Wednesday, August 25, 2010

Saving Tomato Seeds

 I cringe when I see someone seeding tomatoes and then dumping the seeds. All part of my obsessive compulsion and need to grow them.. I have to fight the urge to scoop them up and run. Not every tomato makes it to the list.. just the ones after a quick taste that I find worthy. 

 Some of the grocery store tomatoes are specifically bred to handle being transported, uniform size, uniform ripening... in other words.. taste plays little role. Sad really.. as it is one of those fruit so common in our diets, but we are so trained to select the perfect looking specimen and miss the fact the weird and sometimes gross looking ones taste divine. 

 The resurgence of heirlooms and obscure strains are making a comeback. As more people declare themselves foodies..and chefs push the envelope.. they often lead the way in selecting food according to taste. For the tomato... this is a wonderful thing. 

 Tomato seeds are covered in a gel coat that naturally contains germination inhibitors.
Removing the gel coating is generally done by means of fermentation. Super simple.. it is basically adding the seeds (and some of the tomato juice, or a bit of water) in a container with a lid.. closing it up and allowing it to sit in a spot out of direct light. I use a glass jar and give it a shake maybe once a day. You are waiting for the fungus and bacteria to work their magic. With a glass jar.. I can keep an eye on the seeds and see when the gel coating has come off. It takes a few days, but when I see the coats have slipped off.. I shake the jar really well and and a bunch of water. The viable seed will sink and the tomato bits & fungus will float. I pour that off, add more water and repeat the process. Then I pour them out onto a coffee filter and move them around every few hours so they don't stick. You don't want to put them on paper towel to dry as they will cement themselves to it. Whatever surface you decide to dry them on.. make sure you move them as they are initially drying and try to keep them spaced out a bit with decent air flow.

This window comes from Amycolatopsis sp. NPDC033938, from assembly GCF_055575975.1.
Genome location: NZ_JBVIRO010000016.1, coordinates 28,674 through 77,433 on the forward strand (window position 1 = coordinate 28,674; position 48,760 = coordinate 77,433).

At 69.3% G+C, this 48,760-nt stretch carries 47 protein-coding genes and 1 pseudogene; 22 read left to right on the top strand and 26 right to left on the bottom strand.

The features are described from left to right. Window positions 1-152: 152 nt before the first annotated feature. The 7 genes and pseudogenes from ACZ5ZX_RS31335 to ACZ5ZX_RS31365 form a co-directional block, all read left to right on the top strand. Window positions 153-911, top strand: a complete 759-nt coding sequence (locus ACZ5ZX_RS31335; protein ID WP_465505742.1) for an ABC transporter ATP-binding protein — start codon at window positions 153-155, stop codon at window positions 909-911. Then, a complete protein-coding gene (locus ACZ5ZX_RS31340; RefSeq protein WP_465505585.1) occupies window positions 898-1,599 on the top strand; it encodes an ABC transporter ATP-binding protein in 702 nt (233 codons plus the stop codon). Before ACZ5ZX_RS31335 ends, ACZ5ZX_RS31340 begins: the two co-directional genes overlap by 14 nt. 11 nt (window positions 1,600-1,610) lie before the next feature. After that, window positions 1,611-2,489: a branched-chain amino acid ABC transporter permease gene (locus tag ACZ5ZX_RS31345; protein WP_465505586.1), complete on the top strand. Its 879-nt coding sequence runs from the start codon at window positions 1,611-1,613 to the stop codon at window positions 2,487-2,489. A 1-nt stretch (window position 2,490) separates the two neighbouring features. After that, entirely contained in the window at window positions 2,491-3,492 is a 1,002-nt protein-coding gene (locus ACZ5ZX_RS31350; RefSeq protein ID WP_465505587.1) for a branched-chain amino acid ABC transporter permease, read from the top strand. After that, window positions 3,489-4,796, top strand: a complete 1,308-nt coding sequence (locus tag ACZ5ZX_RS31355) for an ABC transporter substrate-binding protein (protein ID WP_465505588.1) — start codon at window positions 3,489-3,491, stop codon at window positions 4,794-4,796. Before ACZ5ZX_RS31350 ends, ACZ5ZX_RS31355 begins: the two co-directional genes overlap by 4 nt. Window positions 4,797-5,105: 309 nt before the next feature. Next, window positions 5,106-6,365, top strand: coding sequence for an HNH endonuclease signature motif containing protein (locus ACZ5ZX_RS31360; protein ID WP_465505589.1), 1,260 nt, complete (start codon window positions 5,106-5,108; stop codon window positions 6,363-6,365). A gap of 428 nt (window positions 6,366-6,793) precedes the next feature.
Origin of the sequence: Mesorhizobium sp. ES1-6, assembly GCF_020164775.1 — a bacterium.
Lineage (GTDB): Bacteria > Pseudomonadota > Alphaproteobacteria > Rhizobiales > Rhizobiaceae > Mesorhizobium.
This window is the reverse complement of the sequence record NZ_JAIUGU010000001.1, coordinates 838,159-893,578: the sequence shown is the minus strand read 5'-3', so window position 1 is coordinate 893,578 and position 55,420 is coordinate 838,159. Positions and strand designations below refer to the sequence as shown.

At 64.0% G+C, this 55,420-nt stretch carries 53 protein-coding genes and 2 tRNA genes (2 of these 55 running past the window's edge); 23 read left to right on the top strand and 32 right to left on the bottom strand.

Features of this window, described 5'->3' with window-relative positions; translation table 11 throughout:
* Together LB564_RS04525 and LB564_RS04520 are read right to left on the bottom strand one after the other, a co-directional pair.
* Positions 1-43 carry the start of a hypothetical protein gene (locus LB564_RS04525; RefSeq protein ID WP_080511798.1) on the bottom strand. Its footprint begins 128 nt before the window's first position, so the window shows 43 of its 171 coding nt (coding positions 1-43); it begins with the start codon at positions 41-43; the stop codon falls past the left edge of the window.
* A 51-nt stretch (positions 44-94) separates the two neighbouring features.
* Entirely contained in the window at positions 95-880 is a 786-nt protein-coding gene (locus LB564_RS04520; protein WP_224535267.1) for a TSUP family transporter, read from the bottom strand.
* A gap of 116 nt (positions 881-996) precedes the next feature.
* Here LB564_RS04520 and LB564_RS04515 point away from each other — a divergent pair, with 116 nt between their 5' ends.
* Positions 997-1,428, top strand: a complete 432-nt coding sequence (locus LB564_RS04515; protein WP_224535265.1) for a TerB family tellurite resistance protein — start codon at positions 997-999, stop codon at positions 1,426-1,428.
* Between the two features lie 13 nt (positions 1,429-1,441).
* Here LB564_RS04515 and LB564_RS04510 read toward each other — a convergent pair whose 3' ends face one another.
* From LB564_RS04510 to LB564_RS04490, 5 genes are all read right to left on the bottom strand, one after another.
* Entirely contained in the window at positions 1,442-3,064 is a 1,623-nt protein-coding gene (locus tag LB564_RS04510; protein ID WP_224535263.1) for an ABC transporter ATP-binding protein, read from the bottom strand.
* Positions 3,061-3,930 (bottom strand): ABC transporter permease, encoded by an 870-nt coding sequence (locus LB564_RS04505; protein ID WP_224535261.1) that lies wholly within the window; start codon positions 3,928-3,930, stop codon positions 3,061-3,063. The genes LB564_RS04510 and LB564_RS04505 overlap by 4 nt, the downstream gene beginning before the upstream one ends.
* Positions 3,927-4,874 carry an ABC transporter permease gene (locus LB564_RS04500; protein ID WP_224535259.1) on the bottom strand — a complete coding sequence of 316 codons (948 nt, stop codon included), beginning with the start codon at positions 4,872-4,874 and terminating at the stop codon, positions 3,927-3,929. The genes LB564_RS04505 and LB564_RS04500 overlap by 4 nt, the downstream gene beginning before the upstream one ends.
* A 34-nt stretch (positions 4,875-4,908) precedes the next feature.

It is a smelly process. If you know for sure that the tomatoes are from healthy plants.. you can skip some of the scent in this endeavor by putting just the tiniest bit of dish soap in the mix. I mean we are talking a scant drop to a full quart. 

If the plants are diseased.. it would take more drastic measures to try to save them. There are treatments like hot water, bleach dip, tri-sodium phosphate (TSP) to name a few. If it is a virus and it is in the embryo, not much really you can do. Tobacco Mosaic Virus is one of those pesky pathogens.

This is also why you want to make sure you clean all equipment between each use in a quick bleach dip or hydrogen peroxide. Better to be cautious than potentially infect further batches because you didn't take 2 minutes to clean the jar or strainer properly.

Paste tomatoes take more effort as they are by design selected to be meatier and have less seeds.If you like drying tomatoes to preserve them or even sauces.. when you save seeds keep in mind the traits you want and select accordingly.

In a dry location with good air flow and minimal light it takes roughly two weeks to dry the seeds. The way you test them is to bend a seed in half (easier said than done with some of those tiny ones!) and when it is dry enough.. it will snap in half. If it bends, it has too much moisture still.

Make sure you write in permanent ink on the coffee filter what type of seeds they are unless if your whole approach is to be surprised until they fruit.

If you can.. try to save seeds from several plants. Tomatoes are one of those lovely seeds that can store for a very long time. Keeping them in a paper envelope in an airtight jar which is stored out of light.. at 6 years you still should have 80% or better germination. Even at 12 years you should have over 50% germination. Like with peppers, tomato seeds brought down to 3% moisture can be stored in the freezer for decades. 

The key is keeping moisture low, controlling temperature and darkness. From just a few tomatoes, you can in fact get enough seeds to last you many years. (Usually they are self fertile.. wind moving the plant is often the main means of pollination... however... insects can cross pollinate them. This year I have particularly diligent bumblebees and I watch them almost daily hit up the tomato flowers.)

It is easy to do and economical. Currently a rough average is about $3 to $3.50 for 25 seeds.  


  1. Good info.

    I tried saving some seeds last year and it didn't work. Now I know why.

    I will do better this year :)

  2. After fermenting you want to clean them right away. The fermenting should break away residual meaty bits, so refilling the jar stirs it up enough. Bigger jar is better because it makes it easier.

    Do not let them sit at all in fresh water after fermenting. They will sprout. Some seeds need a moment to dry out in order for the enzymes to adjust and make them active.. tomato are NOT one of these.

    I had one incident where I was just cleaning the seeds.. refilled the jar and got interrupted. Less than 24 hours later I saw they sprouted.

    The smell can be... well, potent. May want to consider opening the jar outside and rinsing there lol.